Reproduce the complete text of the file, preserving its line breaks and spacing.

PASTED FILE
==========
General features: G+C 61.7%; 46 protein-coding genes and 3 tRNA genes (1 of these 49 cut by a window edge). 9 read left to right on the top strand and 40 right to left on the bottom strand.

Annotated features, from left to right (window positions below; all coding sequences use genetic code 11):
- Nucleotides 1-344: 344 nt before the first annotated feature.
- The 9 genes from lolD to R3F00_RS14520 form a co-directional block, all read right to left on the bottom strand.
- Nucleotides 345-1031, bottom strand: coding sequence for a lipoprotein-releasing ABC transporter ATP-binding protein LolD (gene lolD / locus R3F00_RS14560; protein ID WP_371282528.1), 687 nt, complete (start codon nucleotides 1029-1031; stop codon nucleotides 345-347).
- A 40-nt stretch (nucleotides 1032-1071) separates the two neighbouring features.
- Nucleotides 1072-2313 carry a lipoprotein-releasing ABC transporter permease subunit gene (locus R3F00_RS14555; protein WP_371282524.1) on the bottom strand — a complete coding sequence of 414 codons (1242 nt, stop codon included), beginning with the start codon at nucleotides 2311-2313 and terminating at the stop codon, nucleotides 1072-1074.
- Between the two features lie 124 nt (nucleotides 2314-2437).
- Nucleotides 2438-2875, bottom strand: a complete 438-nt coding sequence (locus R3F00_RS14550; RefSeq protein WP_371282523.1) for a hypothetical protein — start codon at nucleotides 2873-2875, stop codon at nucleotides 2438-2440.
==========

General features: G+C 61.7%; 46 protein-coding genes and 3 tRNA genes (1 of these 49 cut by a window edge). 9 read left to right on the top strand and 40 right to left on the bottom strand.

Annotated features, from left to right (window positions below; all coding sequences use genetic code 11):
- Nucleotides 1-344: 344 nt before the first annotated feature.
- The 9 genes from lolD to R3F00_RS14520 form a co-directional block, all read right to left on the bottom strand.
- Nucleotides 345-1031, bottom strand: coding sequence for a lipoprotein-releasing ABC transporter ATP-binding protein LolD (gene lolD / locus R3F00_RS14560; protein ID WP_371282528.1), 687 nt, complete (start codon nucleotides 1029-1031; stop codon nucleotides 345-347).
- A 40-nt stretch (nucleotides 1032-1071) separates the two neighbouring features.
- Nucleotides 1072-2313 carry a lipoprotein-releasing ABC transporter permease subunit gene (locus R3F00_RS14555; protein WP_371282524.1) on the bottom strand — a complete coding sequence of 414 codons (1242 nt, stop codon included), beginning with the start codon at nucleotides 2311-2313 and terminating at the stop codon, nucleotides 1072-1074.
- Between the two features lie 124 nt (nucleotides 2314-2437).
- Nucleotides 2438-2875, bottom strand: a complete 438-nt coding sequence (locus R3F00_RS14550; RefSeq protein WP_371282523.1) for a hypothetical protein — start codon at nucleotides 2873-2875, stop codon at nucleotides 2438-2440.